OFFICE OF THE CHAIR - DEPARTMENT OF MATHEMATICS
OFFICE OF THE INTERIM DIRECTOR - CALIT2 / DIRECTOR - QUALCOMM INSTITUTE
OFFICE OF THE DEAN - JACOBS SCHOOL OF ENGINEERING
OFFICE OF THE DEAN - DIVISION OF PHYSICAL SCIENCES
July 17, 2020
It is with great sadness that we announce the passing of Ronald Graham, a renowned mathematician and computer scientist who lent his brilliance to our UC San Diego community for more than 20 years. He passed away at home in La Jolla on July 6, 2020 at the age of 84.
Graham joined the UC San Diego Jacobs School of Engineering in 1999 and held the Irwin and Joan Jacobs Endowed Chair in Computer and Information Science. He also served as chief scientist of the two-campus California Institute for Telecommunications and Information Technology (Calit2), since its early days. In 2015, the university honored his legacy and contributions by establishing an endowed chair in his name: the Ronald L. Graham Chair of Computer Science. That same year he earned a teacher of the year award at the Jacobs School. Among all the honors and accolades he received during his career, it was the only award on display in his office.
Graham's illustrious career began after earning his PhD in Mathematics from UC Berkeley in 1962. He spent 37 years at AT&T Bell Labs, primarily as its director of information sciences. His work on "hard problems" led him to focus on the complexity of routing telephone calls across U.S. time zones for AT&T. Graham was also influential on the development of the Internet, after he explored the creation of a worldwide network of routers with MIT mathematician Tom Leighton. From 1996 to 1999, he served as chief scientist of AT&T Labs. When he joined UC San Diego in 1999, Graham taught the campus to seek out and gather the best scholars and trust them to explore the future, especially in his contributions to Calit2.
At one point the Guinness Book of World Records attributed to Graham the longest number ever used in a mathematical proof (in 1977) - a number so long that there is no known notation. "Graham's number" got him featured in Ripley's Believe It or Not!.
His long friendship with influential mathematician Paul Erdos, with whom he co-authored nearly 30 papers, also resulted in Graham's 1979 paper that introduced the concept of an "Erdos number," showing how closely other mathematicians were tied to Erdos based on the number of publications they co-authored with Erdos. Ron Graham's Erdos number: 1 (reserved for Erdos's immediate coauthors.) This concept later took hold in Hollywood as the basis of the popular "Six Degrees of Separation" game depicting how close an actor got to appearing in a movie with Kevin Bacon.
According to the American Mathematical Society (AMS), of which he served as past president, he was "one of the principal architects of the rapid development worldwide of discrete mathematics in recent years." In addition to his role with the AMS, he also served as president of Mathematical Association of America (MAA)-- the two largest associations of mathematicians-- and was selected as a member of the inaugural class of Fellows of the Society for Industrial and Applied Mathematics (SIAM) in 2009.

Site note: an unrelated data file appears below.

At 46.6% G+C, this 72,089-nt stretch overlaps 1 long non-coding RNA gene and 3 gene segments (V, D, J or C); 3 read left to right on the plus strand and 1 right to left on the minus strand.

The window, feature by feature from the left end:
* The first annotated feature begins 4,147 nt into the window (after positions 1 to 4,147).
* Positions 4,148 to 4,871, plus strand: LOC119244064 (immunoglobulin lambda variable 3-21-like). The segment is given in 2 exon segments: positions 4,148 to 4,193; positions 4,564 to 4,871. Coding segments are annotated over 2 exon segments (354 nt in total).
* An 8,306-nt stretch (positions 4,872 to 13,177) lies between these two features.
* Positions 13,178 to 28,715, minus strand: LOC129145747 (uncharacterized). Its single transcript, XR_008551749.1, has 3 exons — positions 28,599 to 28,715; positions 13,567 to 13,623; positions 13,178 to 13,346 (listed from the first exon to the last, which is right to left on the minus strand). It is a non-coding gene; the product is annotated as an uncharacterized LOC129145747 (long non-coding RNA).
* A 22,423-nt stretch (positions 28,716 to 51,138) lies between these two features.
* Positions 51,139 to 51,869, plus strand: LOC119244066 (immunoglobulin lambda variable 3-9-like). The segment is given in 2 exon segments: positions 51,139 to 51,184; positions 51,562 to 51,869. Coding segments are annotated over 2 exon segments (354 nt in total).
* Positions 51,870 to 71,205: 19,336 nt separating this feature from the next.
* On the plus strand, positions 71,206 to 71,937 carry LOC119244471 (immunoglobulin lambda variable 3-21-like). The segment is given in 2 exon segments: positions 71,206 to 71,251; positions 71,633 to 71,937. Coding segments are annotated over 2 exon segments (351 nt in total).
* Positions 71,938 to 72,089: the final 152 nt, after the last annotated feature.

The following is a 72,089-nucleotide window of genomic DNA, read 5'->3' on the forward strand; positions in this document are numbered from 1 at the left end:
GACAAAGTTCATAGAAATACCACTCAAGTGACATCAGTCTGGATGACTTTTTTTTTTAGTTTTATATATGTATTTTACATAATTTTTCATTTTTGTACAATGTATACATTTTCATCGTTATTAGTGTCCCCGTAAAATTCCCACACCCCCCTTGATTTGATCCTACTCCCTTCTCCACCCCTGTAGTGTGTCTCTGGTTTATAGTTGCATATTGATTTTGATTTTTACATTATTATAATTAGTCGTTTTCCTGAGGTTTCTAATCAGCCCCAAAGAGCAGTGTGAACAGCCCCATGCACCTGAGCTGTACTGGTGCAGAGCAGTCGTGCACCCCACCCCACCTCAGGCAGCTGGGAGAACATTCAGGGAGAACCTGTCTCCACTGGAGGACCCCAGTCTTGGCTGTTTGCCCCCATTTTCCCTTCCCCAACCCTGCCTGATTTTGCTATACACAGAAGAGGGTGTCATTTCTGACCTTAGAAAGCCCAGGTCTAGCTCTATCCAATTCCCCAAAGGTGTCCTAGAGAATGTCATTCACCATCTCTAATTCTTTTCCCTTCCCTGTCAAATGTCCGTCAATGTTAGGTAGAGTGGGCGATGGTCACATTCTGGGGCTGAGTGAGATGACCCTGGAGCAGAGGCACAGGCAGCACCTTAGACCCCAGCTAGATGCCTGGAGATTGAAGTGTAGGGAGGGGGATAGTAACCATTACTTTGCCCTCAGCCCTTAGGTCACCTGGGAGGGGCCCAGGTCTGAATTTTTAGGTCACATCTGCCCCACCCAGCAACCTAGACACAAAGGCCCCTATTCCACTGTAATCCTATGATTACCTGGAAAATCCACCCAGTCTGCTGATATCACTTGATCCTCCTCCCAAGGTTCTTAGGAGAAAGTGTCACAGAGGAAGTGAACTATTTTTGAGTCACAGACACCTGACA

Among his many other prestigious appointments and honors, he received the Steele Prize for Lifetime Achievement (2003) by the AMS, the Euler Medal of the Institute of Combinatorics and its Applications (1994), the Carl Allendorfer Award (1990) and the Polya Prize in Combinatorics (1972). He was a member of and served as treasurer of the National Academy of Sciences and was a fellow of the Association of Computing Machinery (ACM) and of the American Academy of Arts and Sciences. He was a fellow of the inaugural class of the American Mathematical Society (2013). Graham also holds six honorary doctorates.
A multi-talented individual, Graham was also an accomplished gymnast, trampolinist and juggler. In fact, he put himself through graduate school at UC Berkeley performing in a circus trampoline act. He served as past president of the International Juggling Association and explored the math behind card and magic tricks in "Magical Mathematics" (Princeton University Press, 2011). The book, coauthored with Stanford University mathematician Persi Diaconis, won the 2013 Euler Book Prize given by the MAA.
Survivors include his wife and research collaborator of 34 years, Fan Chung Graham, a professor in the UC San Diego Department of Mathematics, four children, Ché Graham, Marc Graham, Christy Newman and Laura Lindauer, as well as his two step children, Dean and Laura May, 11 grandchildren and his brother, Jerry Graham.
In lieu of flowers, the family suggests that donations be made to the Cystic Fibrosis Foundation: https://www.cff.org/
His kind spirit, his dedication to his students and colleagues and his unparalleled mind-- as well as his juggling acts-- will be missed. We are truly fortunate to have had Ron Graham and his brilliance in our lives.
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